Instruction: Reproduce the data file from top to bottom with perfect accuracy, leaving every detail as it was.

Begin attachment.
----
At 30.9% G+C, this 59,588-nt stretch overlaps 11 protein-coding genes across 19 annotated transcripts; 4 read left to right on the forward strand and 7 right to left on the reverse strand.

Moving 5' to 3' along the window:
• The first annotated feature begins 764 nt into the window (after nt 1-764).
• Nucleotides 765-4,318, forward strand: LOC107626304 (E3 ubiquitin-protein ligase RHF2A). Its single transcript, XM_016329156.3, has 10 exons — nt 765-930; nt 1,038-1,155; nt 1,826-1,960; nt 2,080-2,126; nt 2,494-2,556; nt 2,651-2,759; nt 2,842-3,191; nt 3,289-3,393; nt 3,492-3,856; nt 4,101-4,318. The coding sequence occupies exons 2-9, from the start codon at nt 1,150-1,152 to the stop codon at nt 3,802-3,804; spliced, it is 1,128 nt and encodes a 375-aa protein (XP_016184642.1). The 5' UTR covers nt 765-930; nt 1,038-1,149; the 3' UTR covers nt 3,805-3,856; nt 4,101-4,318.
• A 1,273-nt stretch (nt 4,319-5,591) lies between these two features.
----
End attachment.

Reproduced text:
At 30.9% G+C, this 59,588-nt stretch overlaps 11 protein-coding genes across 19 annotated transcripts; 4 read left to right on the forward strand and 7 right to left on the reverse strand.

Moving 5' to 3' along the window:
• The first annotated feature begins 764 nt into the window (after nt 1-764).
• Nucleotides 765-4,318, forward strand: LOC107626304 (E3 ubiquitin-protein ligase RHF2A). Its single transcript, XM_016329156.3, has 10 exons — nt 765-930; nt 1,038-1,155; nt 1,826-1,960; nt 2,080-2,126; nt 2,494-2,556; nt 2,651-2,759; nt 2,842-3,191; nt 3,289-3,393; nt 3,492-3,856; nt 4,101-4,318. The coding sequence occupies exons 2-9, from the start codon at nt 1,150-1,152 to the stop codon at nt 3,802-3,804; spliced, it is 1,128 nt and encodes a 375-aa protein (XP_016184642.1). The 5' UTR covers nt 765-930; nt 1,038-1,149; the 3' UTR covers nt 3,805-3,856; nt 4,101-4,318.
• A 1,273-nt stretch (nt 4,319-5,591) lies between these two features.